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Portugal has always been a popular destination for second home buyers from northern Europe, however new visa and taxation schemes have opened the gates for new markets including Asia and the Middle East.  

October 2015

Portugal is seeing a tentative economic recovery. GDP growth stood at just 0.92% in 2014, but it still represents a steady improvement over previous years’ performance, says the latest Savills research on world residential markets 2015/2016. Unemployment is falling, and at 13.2% it is significantly lower than that of neighbouring Spain, at 22.4%, Savills reports.

Foreign investor friendly policies in Portugal coupled with economic recovery in northern European markets and have recently triggered an increase in foreign investment in Portuguese property and experts are confident about a positive long term outlook for the country.

The market today

Cityscape magazine spoke to Peter Statham, Head of Real Estate Sales at Oceanico Group, a leading Algarve-based resort and golf owner-operator, who says that Portugal’s residential markets fared much better than those of Spain.

“Real estate prices in the whole of Europe dropped significantly with the financial crisis and so they did in Portugal. Portugal however benefitted over Spain at that time because Portugal didn’t have a huge oversaturation of property such as Spain had. Spain actually had a property crisis before the EU sovereign debt crisis – there was and still is a massive oversupply. Portugal on the other hand has always been different; it’s had stricter planning laws, which are getting even tighter by the years and which protect the country against a drop in capital investment,” Statham explains.

Up until two years ago, the Portuguese market stalled, developers were selling what they had and construction of new projects practically didn’t exist, Statham says.

“Over the past 18 months however northern European markets [which constitute the largest foreign property buyer group in Portugal] began to pick up and investment started to come back into Portugal,” Statham explains.

As a result, the Portuguese market has significantly picked up over the last two years to 18 months. “Since there has not been much construction during the crisis, the stock has been slowly running out, leading to a situation of undersupply. Now, developers have started to launch off-plan projects to meet the growing demand for real estate in Portugal,” Statham says.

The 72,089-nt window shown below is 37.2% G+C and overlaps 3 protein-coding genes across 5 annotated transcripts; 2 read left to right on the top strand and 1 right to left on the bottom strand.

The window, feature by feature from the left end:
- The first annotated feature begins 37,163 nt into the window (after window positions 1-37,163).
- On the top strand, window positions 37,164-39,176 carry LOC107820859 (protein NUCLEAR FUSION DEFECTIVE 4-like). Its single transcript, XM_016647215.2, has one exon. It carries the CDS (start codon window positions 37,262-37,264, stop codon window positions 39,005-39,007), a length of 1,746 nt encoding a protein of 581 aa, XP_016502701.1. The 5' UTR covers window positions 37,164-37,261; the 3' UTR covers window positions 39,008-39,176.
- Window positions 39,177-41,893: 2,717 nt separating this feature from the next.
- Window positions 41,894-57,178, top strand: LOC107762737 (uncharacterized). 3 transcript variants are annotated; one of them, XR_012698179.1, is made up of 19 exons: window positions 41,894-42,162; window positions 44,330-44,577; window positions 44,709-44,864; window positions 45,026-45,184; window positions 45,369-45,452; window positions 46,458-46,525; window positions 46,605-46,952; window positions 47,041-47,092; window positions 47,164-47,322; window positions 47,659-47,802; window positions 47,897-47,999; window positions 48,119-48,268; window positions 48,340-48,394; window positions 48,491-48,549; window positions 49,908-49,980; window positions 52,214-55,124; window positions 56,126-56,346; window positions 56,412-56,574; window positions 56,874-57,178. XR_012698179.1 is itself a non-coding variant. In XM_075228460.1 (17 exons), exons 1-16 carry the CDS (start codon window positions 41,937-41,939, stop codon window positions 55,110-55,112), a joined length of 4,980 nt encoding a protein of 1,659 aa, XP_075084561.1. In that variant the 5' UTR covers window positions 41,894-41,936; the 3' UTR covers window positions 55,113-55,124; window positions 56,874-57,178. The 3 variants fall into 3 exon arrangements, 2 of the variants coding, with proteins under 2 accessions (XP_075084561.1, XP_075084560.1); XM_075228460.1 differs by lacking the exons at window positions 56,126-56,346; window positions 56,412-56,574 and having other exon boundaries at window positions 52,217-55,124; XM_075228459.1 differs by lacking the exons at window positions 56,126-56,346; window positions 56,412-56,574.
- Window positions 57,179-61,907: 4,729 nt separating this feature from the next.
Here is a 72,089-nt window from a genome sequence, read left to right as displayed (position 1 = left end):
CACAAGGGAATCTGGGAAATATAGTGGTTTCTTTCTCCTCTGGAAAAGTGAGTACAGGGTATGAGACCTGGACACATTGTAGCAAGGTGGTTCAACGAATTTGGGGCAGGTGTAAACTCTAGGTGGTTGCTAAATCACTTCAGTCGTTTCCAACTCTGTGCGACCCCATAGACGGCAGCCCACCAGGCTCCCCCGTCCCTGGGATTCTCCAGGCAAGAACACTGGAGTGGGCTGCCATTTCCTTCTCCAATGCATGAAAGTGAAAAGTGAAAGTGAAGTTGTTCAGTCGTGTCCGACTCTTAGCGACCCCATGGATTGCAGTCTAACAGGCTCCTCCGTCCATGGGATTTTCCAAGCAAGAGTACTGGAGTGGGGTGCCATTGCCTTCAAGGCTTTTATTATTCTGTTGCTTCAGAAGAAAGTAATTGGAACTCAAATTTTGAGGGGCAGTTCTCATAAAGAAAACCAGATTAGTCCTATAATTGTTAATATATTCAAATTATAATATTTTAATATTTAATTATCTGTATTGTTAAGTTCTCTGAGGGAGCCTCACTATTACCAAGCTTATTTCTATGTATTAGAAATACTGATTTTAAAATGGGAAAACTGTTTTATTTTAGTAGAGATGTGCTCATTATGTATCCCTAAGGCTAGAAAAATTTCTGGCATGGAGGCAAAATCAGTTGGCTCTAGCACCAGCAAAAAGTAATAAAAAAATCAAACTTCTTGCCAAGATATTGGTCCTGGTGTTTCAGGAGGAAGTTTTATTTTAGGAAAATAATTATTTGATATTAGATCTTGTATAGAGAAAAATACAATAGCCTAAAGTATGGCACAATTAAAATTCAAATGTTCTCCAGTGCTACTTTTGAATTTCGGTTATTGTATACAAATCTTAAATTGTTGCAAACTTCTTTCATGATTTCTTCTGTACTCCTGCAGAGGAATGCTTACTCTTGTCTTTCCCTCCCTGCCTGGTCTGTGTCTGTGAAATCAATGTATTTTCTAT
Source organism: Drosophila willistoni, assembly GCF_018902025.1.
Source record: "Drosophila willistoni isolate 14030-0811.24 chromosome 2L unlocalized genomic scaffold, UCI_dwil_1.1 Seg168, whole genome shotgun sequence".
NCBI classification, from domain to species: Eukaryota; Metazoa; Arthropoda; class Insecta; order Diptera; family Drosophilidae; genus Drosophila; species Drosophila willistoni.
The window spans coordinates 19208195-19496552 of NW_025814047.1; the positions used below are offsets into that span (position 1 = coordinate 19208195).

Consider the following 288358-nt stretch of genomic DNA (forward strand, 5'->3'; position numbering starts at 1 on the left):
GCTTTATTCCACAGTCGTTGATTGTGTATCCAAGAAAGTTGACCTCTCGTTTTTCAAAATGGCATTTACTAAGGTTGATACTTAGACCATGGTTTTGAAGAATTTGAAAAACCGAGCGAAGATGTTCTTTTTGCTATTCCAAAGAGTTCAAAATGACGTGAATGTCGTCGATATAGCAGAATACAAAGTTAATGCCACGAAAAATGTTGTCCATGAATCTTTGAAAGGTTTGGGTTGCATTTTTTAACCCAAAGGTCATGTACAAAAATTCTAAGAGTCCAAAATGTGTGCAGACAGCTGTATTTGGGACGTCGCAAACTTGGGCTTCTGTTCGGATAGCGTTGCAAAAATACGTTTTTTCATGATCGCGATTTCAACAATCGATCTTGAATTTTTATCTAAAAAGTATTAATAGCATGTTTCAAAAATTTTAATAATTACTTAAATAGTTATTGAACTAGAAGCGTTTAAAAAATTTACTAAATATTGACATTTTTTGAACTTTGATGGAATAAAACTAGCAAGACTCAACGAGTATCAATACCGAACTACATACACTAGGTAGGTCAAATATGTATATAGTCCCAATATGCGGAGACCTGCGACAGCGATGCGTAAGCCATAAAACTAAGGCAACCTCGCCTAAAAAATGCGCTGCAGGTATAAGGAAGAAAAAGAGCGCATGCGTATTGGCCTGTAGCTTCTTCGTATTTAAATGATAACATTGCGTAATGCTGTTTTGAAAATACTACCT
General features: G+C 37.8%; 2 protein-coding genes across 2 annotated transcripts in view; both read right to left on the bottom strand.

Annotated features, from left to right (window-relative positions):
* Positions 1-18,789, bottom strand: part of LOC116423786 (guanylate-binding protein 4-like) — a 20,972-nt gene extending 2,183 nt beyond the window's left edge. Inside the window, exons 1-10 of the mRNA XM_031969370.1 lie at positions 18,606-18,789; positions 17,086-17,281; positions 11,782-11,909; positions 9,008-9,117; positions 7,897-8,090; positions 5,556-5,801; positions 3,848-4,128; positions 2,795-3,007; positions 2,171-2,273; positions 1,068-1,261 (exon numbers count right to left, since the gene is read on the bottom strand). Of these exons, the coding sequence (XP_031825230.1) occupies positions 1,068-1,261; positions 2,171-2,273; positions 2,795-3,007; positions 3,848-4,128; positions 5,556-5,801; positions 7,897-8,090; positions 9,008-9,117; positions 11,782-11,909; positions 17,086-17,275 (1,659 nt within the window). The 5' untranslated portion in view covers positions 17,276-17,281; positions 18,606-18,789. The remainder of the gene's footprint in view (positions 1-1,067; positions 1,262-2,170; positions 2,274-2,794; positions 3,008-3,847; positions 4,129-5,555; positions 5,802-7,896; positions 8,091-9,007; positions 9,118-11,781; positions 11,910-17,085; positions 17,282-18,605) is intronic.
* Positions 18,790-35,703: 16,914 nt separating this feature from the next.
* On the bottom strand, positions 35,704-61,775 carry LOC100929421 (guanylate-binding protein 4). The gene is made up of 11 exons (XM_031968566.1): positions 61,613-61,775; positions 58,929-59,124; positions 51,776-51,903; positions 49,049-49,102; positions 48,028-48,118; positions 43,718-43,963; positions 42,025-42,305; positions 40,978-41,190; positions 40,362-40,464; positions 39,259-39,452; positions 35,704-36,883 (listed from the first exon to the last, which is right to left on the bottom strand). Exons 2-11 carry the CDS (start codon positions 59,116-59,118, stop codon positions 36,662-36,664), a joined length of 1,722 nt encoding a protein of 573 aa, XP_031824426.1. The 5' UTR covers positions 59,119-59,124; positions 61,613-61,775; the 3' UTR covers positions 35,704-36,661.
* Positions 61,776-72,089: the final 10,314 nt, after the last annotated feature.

One such example is the recent announcement of Vilamoura for the masterplan of its 400 hectare, second phase in its development. With a total area of 1,700 hectares, eight times the size of Monaco, Vilamoura is one of the Algarve’s largest leisure developments and one of the largest real estate developments in Portugal. The EUR 1 billion project boasts the award of best International Marina of the Year 2015, five world renowned golf courses, magnificent beaches, and a range of four and five-star hotels.

Attraction points

Portugal has always been a very strong tourist destination and hence has always had a fairly stable property market, says Statham.

Furthermore, Portugal is friendly to foreign investment. There are no restrictions on property ownership, while transactions costs are low, according to Savills.

In addition to this, two programmes launched by the government over the last three years have stimulated the prime residential market in Portugal, namely the golden visa scheme and the Non-Habitual Residents (NHR) regime.

For a minimum investment in real estate of EUR 500,000, the golden visa scheme grants non-EU buyers a visa and longer term, a route to an EU passport. According to Savills, by June 2015, the scheme has brought Portugal EUR 1.46 billion in investments. More than 1,500 visas were issued in 2014 alone.

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